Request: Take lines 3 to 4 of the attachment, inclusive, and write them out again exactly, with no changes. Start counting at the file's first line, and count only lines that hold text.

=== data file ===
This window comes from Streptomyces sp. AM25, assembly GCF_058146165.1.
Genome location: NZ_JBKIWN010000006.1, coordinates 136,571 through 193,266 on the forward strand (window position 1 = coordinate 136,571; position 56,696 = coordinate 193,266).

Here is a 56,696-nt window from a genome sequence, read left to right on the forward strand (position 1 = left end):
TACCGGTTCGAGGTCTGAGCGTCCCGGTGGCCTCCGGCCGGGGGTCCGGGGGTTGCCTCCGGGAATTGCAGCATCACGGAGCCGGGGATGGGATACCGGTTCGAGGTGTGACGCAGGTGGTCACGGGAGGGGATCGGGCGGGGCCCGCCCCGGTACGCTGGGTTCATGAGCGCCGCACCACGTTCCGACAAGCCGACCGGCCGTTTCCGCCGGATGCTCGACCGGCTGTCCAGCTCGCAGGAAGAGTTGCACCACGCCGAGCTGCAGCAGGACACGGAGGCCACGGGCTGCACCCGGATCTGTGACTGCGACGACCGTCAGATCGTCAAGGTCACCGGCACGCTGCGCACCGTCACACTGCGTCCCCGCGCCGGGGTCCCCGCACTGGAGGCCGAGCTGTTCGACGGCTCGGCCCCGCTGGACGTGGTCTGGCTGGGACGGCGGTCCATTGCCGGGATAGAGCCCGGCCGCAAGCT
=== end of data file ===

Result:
Here is a 56,696-nt window from a genome sequence, read left to right on the forward strand (position 1 = left end):
TACCGGTTCGAGGTCTGAGCGTCCCGGTGGCCTCCGGCCGGGGGTCCGGGGGTTGCCTCCGGGAATTGCAGCATCACGGAGCCGGGGATGGGATACCGGTTCGAGGTGTGACGCAGGTGGTCACGGGAGGGGATCGGGCGGGGCCCGCCCCGGTACGCTGGGTTCATGAGCGCCGCACCACGTTCCGACAAGCCGACCGGCCGTTTCCGCCGGATGCTCGACCGGCTGTCCAGCTCGCAGGAAGAGTTGCACCACGCCGAGCTGCAGCAGGACACGGAGGCCACGGGCTGCACCCGGATCTGTGACTGCGACGACCGTCAGATCGTCAAGGTCACCGGCACGCTGCGCACCGTCACACTGCGTCCCCGCGCCGGGGTCCCCGCACTGGAGGCCGAGCTGTTCGACGGCTCGGCCCCGCTGGACGTGGTCTGGCTGGGACGGCGGTCCATTGCCGGGATAGAGCCCGGCCGCAAGCT